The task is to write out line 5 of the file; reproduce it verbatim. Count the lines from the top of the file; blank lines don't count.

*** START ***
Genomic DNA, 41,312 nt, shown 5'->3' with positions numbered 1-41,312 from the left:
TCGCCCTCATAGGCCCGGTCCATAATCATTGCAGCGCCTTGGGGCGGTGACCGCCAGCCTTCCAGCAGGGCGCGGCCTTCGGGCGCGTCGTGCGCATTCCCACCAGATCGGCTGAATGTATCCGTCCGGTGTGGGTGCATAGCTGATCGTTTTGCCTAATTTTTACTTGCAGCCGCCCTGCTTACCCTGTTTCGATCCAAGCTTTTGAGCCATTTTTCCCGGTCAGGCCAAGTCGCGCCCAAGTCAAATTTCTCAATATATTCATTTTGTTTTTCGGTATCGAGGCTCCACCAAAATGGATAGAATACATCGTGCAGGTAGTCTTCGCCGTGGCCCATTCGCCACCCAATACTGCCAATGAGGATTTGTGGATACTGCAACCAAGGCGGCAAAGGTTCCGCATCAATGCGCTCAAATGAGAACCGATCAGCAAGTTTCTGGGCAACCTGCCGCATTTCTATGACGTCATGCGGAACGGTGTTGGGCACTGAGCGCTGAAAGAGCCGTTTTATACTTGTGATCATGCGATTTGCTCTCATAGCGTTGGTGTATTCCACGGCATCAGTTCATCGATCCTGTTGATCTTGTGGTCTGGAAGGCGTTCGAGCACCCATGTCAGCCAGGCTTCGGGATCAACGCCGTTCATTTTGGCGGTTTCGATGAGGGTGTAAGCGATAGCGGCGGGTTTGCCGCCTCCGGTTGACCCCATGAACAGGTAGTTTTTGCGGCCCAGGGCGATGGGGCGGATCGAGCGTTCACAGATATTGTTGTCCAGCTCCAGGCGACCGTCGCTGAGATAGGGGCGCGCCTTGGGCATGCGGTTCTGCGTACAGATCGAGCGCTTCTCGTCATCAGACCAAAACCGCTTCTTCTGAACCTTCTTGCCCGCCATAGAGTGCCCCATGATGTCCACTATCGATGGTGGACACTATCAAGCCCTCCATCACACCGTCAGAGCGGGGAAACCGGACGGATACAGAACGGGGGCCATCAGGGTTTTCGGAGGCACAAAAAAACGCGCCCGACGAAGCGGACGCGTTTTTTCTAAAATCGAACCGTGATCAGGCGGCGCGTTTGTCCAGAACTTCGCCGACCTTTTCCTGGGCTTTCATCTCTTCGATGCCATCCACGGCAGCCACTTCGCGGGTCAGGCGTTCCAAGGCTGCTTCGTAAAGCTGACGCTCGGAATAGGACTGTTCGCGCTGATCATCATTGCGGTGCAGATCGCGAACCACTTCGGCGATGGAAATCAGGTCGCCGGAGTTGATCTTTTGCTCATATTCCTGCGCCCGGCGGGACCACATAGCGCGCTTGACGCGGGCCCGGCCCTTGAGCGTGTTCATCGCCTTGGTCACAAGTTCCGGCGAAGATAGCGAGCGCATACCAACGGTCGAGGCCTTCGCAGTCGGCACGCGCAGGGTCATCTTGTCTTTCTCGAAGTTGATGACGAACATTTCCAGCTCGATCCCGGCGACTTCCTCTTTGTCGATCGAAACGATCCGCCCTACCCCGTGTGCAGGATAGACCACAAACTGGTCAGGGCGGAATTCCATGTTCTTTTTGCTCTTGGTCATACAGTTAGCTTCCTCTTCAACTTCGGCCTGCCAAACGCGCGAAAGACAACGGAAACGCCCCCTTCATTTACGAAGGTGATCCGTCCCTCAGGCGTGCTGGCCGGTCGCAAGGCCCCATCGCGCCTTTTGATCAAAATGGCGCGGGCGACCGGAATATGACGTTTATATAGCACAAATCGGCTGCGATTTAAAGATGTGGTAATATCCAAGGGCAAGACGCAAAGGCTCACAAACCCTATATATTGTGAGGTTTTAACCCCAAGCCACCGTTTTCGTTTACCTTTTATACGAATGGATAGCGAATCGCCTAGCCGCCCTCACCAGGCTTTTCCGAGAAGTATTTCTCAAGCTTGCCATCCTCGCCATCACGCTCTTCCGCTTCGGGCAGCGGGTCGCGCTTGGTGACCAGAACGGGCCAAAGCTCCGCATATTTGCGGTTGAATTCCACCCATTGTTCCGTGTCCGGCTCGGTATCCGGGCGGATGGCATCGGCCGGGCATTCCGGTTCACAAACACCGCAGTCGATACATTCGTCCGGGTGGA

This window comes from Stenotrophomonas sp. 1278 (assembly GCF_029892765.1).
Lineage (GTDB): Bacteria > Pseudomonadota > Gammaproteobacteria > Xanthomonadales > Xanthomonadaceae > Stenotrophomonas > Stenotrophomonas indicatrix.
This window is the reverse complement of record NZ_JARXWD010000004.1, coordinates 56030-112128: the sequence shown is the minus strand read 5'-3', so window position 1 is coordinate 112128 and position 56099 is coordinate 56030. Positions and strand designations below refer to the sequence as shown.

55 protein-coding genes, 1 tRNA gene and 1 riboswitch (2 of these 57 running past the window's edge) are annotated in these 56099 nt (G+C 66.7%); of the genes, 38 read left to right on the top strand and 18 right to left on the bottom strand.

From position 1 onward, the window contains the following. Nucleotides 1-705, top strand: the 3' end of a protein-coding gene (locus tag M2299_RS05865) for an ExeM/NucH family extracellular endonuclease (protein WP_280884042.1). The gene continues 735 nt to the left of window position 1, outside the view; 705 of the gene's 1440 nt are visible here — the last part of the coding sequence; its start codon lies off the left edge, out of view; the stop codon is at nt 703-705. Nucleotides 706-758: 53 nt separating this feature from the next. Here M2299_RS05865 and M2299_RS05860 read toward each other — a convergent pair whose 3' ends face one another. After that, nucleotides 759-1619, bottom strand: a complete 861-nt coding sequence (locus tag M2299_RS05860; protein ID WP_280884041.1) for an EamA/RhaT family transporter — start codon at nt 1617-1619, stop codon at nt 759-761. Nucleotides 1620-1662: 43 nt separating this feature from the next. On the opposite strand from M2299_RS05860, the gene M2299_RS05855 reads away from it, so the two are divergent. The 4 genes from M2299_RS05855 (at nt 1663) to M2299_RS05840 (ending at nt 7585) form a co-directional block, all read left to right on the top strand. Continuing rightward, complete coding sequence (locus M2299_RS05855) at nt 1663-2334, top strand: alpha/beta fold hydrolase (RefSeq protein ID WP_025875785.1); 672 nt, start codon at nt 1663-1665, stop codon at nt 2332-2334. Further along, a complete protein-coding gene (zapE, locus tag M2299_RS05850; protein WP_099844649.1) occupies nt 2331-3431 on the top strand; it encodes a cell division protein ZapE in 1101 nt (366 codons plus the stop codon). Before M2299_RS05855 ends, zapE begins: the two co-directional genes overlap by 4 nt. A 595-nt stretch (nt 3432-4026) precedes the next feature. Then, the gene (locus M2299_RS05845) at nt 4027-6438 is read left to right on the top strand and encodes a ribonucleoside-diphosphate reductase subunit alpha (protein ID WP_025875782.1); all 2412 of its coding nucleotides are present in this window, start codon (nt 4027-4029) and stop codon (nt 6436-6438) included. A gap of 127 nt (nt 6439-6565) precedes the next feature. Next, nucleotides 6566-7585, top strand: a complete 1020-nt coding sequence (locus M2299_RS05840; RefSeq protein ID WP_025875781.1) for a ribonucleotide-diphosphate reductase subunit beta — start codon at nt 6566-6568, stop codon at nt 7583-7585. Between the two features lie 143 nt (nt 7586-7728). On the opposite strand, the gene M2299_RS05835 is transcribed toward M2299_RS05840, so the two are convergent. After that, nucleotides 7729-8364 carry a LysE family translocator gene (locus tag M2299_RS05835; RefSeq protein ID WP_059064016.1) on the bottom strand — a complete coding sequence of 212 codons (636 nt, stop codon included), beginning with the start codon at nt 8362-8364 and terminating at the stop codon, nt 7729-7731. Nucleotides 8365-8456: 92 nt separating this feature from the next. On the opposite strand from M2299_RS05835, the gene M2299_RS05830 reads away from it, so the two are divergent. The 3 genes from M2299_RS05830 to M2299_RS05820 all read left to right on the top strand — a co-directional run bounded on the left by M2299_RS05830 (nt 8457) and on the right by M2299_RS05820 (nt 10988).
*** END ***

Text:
This window is the reverse complement of record NZ_JARXWD010000004.1, coordinates 56030-112128: the sequence shown is the minus strand read 5'-3', so window position 1 is coordinate 112128 and position 56099 is coordinate 56030. Positions and strand designations below refer to the sequence as shown.